The drums and bass dominate the mix, so it is easy to shake your booty in time to the beat, and that’s fun too. Alternatively you can be a melody dancer like me, and sway along to lead singer John Gourley’s vocals while artfully extending your arms in various directions. Gourley sings high and effortless, like a slightly more indie Adam Levine that you can admit you like and not feel old.

Gourley’s vocals are powerful and alluring and he has a great talent for phrasing. He slips right into a pocket that accentuates the beats rather than competing with them. This being radio-friendly pop, these vocals are subjected to every effect ever dreamed up on a soundboard: echoes, squawk box, distortion, and reverb are all present to name just a few. Ordinarily this would drive me nuts, but Portugal. The Man (sic) does it so well I found myself just grooving along and having a good time.

Did I learn a lot from this record? Not really. “Woodstock” is about as good as radio pop gets, but unfortunately here on the CD Odyssey that can only rate it 3 stars. Nevertheless, it’s a good time, the songs are thoughtfully constructed and there are no horrifying clunkers. It’s a good record to put on before you head out to an event where there’ll be a bunch of people you don’t know (I just did this a few weeks ago) because it gets you up and feeling social. Hell, you might even hear it when you get there; that “Feel It Still” song is everywhere lately. Even here.

Best tracks: Easy Tiger, Feel It Still, Rich Friends, Tidal Wave

Sunday, December 3, 2017

CD Odyssey Disc 1078: Iron Maiden

People sometimes ask me how I come up with new music to listen to, since I don’t listen to the radio and don’t have any of those fancy new streaming services.

I’m lucky in that I have a bunch of musically inclined friends and we are always exchanging recommendations and sharing our latest finds. I also read a lot of music reviews. Beyond that the key is to be open minded and never miss an opportunity. If you hear a song in a store that you like, ask the clerk what it is. If you’re at a party and you meet someone for the first time don’t open with the tired old yawner “what do you do for a living” – ask them instead what their latest musical discovery is.

Friday night I exchanged recommendations with server at the pub and yesterday I did the same thing with my brunch server. Once it is clear you’re talking to another music fan you might as well see what they like. There’s a lot of music out there, and to discover the best stuff you’re going to need help.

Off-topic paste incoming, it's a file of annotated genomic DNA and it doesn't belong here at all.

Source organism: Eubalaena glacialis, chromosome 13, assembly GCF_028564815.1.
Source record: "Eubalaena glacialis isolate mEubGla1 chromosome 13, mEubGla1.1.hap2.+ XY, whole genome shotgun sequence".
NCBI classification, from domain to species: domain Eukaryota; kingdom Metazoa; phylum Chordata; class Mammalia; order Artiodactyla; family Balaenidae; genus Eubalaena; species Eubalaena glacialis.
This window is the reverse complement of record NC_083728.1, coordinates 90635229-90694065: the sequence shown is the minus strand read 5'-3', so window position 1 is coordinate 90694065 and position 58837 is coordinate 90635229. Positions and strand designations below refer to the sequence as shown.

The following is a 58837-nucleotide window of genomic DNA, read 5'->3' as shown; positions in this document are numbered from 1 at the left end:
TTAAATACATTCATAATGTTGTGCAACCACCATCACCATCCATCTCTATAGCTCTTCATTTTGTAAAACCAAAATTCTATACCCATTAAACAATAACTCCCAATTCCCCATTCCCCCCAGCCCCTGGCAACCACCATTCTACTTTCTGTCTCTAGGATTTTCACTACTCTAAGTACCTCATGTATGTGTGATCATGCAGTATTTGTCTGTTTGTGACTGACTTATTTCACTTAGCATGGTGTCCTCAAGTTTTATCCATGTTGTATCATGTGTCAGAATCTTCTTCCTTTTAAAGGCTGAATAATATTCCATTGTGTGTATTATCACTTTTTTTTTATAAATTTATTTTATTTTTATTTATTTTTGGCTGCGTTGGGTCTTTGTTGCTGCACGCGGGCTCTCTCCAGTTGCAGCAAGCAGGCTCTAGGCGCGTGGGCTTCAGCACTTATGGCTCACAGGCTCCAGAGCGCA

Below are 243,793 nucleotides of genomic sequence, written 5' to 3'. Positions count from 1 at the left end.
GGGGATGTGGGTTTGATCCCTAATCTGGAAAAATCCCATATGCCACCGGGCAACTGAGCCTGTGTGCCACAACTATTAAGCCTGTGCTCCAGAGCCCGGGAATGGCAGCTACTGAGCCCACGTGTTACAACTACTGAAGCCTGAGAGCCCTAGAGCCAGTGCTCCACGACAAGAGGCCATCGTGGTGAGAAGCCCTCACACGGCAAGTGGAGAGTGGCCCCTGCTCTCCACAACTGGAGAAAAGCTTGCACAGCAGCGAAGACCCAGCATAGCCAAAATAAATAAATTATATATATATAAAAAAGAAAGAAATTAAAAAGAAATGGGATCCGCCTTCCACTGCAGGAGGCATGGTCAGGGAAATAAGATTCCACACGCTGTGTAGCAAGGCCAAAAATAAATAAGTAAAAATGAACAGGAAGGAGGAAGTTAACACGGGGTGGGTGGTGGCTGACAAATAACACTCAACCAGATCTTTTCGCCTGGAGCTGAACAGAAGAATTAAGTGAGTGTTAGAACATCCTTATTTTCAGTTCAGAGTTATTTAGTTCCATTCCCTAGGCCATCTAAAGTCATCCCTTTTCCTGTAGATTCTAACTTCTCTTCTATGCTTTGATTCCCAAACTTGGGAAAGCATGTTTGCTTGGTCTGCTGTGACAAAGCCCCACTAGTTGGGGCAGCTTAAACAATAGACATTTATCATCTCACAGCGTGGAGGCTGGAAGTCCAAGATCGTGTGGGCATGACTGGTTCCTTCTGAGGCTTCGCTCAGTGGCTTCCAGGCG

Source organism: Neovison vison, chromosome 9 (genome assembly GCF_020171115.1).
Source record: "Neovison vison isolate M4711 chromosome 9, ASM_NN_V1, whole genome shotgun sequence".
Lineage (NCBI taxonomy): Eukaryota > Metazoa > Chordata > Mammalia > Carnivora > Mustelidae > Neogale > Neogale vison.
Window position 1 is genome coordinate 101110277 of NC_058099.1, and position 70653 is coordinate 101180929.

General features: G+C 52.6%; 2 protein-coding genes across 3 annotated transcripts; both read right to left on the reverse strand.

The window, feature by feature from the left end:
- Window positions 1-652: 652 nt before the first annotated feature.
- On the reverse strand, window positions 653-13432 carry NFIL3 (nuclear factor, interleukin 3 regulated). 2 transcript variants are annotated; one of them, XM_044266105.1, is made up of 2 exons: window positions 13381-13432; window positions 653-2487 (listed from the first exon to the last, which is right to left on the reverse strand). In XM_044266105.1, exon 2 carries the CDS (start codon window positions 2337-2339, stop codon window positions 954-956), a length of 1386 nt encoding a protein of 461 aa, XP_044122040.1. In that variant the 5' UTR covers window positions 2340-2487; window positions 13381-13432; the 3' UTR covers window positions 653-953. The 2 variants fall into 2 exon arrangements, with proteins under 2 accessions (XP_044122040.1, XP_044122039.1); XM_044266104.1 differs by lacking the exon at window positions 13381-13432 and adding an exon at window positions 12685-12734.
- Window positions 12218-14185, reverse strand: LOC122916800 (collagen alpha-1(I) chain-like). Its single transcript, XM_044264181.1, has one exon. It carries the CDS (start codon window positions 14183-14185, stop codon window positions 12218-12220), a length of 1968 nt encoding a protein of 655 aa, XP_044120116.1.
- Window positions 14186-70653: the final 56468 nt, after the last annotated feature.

Disc 1078 is…The Number of the Beast
Artist: Iron Maiden

Year of Release: 1982

What’s up with the Cover? Ever-present Iron Maiden mascot “Eddie” is controlled by the devil, but an even bigger Eddie controls that same devil with bloody marionette strings. Plus we have fire, lightning, and the storm clouds of hell. This cover offended all manner of mothers back in the early eighties, although mine weathered it pretty well, probably going no farther than a “oh, Virgil – that awful!” when my brother showed it to her.

How I Came To Know It: Everyone who was a metal fan in the eighties knew this album, and in my home town it blared out of muscle cars, house parties and ghetto blasters at every turn. The CD version has been in my collection as long as I can remember and still gives me fond memories of my teenage years.

How It Stacks Up:  I have been on a bit of a buying spree with Iron Maiden albums of late and now have 11. “The Number of the Beast” comes in at the lofty position of #2, narrowly beating out “Piece of Mind” (reviewed way back at Disc 2) and just behind “Powerslave” (reviewed at Disc 720).

Ratings: 4 stars but almost 5

“The Number of the Beast” is frequently espoused as Iron Maiden’s greatest record, and while for me it falls short of “Powerslave” it is still an amazing accomplishment.

The record is Maiden at their most fast and furious, with less emphasis on the long epic tracks of albums like “Piece of Mind” or their later work. Sure three of the eight songs exceed six minutes but trust me when I tell you that for Maiden that is practically radio friendly.

A case in point is the opening track “Invaders” which kicks off with a frantic drum line from Clive Barr (who would be replaced by Nicko McBrain later that year). Even after Barr’s drum punches you to start the song there is no respite, as the tune races forward at the front of the beat. The effect makes you feel like you have no time to breathe, not unlike the Viking invaders the song depicts.